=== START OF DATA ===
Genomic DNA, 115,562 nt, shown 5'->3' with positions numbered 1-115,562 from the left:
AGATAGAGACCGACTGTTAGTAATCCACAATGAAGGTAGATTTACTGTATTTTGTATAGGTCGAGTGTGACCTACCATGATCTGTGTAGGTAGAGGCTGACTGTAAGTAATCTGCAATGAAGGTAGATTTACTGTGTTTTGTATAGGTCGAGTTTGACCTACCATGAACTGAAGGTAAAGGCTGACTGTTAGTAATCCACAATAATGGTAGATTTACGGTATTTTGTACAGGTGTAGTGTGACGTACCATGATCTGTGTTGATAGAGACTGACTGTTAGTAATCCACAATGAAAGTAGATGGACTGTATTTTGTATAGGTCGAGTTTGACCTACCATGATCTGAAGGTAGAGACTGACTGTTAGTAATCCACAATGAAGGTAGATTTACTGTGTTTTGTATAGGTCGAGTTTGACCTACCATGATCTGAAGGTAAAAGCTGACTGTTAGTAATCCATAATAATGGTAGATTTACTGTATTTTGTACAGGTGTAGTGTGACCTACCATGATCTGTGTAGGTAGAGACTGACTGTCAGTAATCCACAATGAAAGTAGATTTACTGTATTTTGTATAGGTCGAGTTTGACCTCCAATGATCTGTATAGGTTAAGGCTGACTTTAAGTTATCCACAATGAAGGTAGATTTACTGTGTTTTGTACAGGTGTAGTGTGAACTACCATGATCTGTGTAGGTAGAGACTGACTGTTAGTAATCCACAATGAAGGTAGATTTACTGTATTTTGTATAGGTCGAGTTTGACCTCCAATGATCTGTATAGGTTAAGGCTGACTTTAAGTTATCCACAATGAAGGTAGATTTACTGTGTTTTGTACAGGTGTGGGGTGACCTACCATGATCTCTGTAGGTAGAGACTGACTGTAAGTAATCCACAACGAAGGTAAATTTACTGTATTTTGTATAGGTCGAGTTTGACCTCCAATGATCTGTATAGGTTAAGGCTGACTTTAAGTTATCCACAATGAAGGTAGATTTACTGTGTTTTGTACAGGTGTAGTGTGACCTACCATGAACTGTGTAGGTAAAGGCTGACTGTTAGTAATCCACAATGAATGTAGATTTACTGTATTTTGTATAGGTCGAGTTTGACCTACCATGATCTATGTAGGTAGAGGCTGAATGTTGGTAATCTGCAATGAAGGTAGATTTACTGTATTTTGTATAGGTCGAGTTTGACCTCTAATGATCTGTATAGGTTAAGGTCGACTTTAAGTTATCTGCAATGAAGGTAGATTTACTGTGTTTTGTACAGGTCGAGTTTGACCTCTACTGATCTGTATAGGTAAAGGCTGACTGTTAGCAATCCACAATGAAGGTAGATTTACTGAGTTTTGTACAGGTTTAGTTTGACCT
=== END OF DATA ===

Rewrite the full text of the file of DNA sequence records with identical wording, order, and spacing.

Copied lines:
Genomic DNA, 115,562 nt, shown 5'->3' with positions numbered 1-115,562 from the left:
AGATAGAGACCGACTGTTAGTAATCCACAATGAAGGTAGATTTACTGTATTTTGTATAGGTCGAGTGTGACCTACCATGATCTGTGTAGGTAGAGGCTGACTGTAAGTAATCTGCAATGAAGGTAGATTTACTGTGTTTTGTATAGGTCGAGTTTGACCTACCATGAACTGAAGGTAAAGGCTGACTGTTAGTAATCCACAATAATGGTAGATTTACGGTATTTTGTACAGGTGTAGTGTGACGTACCATGATCTGTGTTGATAGAGACTGACTGTTAGTAATCCACAATGAAAGTAGATGGACTGTATTTTGTATAGGTCGAGTTTGACCTACCATGATCTGAAGGTAGAGACTGACTGTTAGTAATCCACAATGAAGGTAGATTTACTGTGTTTTGTATAGGTCGAGTTTGACCTACCATGATCTGAAGGTAAAAGCTGACTGTTAGTAATCCATAATAATGGTAGATTTACTGTATTTTGTACAGGTGTAGTGTGACCTACCATGATCTGTGTAGGTAGAGACTGACTGTCAGTAATCCACAATGAAAGTAGATTTACTGTATTTTGTATAGGTCGAGTTTGACCTCCAATGATCTGTATAGGTTAAGGCTGACTTTAAGTTATCCACAATGAAGGTAGATTTACTGTGTTTTGTACAGGTGTAGTGTGAACTACCATGATCTGTGTAGGTAGAGACTGACTGTTAGTAATCCACAATGAAGGTAGATTTACTGTATTTTGTATAGGTCGAGTTTGACCTCCAATGATCTGTATAGGTTAAGGCTGACTTTAAGTTATCCACAATGAAGGTAGATTTACTGTGTTTTGTACAGGTGTGGGGTGACCTACCATGATCTCTGTAGGTAGAGACTGACTGTAAGTAATCCACAACGAAGGTAAATTTACTGTATTTTGTATAGGTCGAGTTTGACCTCCAATGATCTGTATAGGTTAAGGCTGACTTTAAGTTATCCACAATGAAGGTAGATTTACTGTGTTTTGTACAGGTGTAGTGTGACCTACCATGAACTGTGTAGGTAAAGGCTGACTGTTAGTAATCCACAATGAATGTAGATTTACTGTATTTTGTATAGGTCGAGTTTGACCTACCATGATCTATGTAGGTAGAGGCTGAATGTTGGTAATCTGCAATGAAGGTAGATTTACTGTATTTTGTATAGGTCGAGTTTGACCTCTAATGATCTGTATAGGTTAAGGTCGACTTTAAGTTATCTGCAATGAAGGTAGATTTACTGTGTTTTGTACAGGTCGAGTTTGACCTCTACTGATCTGTATAGGTAAAGGCTGACTGTTAGCAATCCACAATGAAGGTAGATTTACTGAGTTTTGTACAGGTTTAGTTTGACCT